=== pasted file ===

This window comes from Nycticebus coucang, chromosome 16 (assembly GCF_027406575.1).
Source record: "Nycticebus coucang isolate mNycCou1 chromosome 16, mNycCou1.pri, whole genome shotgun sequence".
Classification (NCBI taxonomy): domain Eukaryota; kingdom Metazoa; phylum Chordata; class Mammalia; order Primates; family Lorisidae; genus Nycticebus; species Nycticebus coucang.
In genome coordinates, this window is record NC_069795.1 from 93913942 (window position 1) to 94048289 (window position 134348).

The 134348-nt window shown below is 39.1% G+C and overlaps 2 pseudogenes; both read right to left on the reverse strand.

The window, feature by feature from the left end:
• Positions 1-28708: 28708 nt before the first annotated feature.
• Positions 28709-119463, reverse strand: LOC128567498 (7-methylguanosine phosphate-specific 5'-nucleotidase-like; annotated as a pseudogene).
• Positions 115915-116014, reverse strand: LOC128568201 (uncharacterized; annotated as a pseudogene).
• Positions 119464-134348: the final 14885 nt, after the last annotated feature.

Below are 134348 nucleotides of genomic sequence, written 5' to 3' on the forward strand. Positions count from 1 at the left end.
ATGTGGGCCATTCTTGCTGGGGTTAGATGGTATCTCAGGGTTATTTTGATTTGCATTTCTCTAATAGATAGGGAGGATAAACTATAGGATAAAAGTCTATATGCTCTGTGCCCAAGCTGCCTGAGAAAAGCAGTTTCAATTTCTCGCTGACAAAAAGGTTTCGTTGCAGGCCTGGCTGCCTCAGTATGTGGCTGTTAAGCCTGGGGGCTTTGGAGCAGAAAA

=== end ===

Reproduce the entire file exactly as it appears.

This window comes from Nycticebus coucang, chromosome 16 (assembly GCF_027406575.1).
Source record: "Nycticebus coucang isolate mNycCou1 chromosome 16, mNycCou1.pri, whole genome shotgun sequence".
Classification (NCBI taxonomy): domain Eukaryota; kingdom Metazoa; phylum Chordata; class Mammalia; order Primates; family Lorisidae; genus Nycticebus; species Nycticebus coucang.
In genome coordinates, this window is record NC_069795.1 from 93913942 (window position 1) to 94048289 (window position 134348).

The 134348-nt window shown below is 39.1% G+C and overlaps 2 pseudogenes; both read right to left on the reverse strand.

The window, feature by feature from the left end:
• Positions 1-28708: 28708 nt before the first annotated feature.
• Positions 28709-119463, reverse strand: LOC128567498 (7-methylguanosine phosphate-specific 5'-nucleotidase-like; annotated as a pseudogene).
• Positions 115915-116014, reverse strand: LOC128568201 (uncharacterized; annotated as a pseudogene).
• Positions 119464-134348: the final 14885 nt, after the last annotated feature.

Below are 134348 nucleotides of genomic sequence, written 5' to 3' on the forward strand. Positions count from 1 at the left end.
ATGTGGGCCATTCTTGCTGGGGTTAGATGGTATCTCAGGGTTATTTTGATTTGCATTTCTCTAATAGATAGGGAGGATAAACTATAGGATAAAAGTCTATATGCTCTGTGCCCAAGCTGCCTGAGAAAAGCAGTTTCAATTTCTCGCTGACAAAAAGGTTTCGTTGCAGGCCTGGCTGCCTCAGTATGTGGCTGTTAAGCCTGGGGGCTTTGGAGCAGAAAA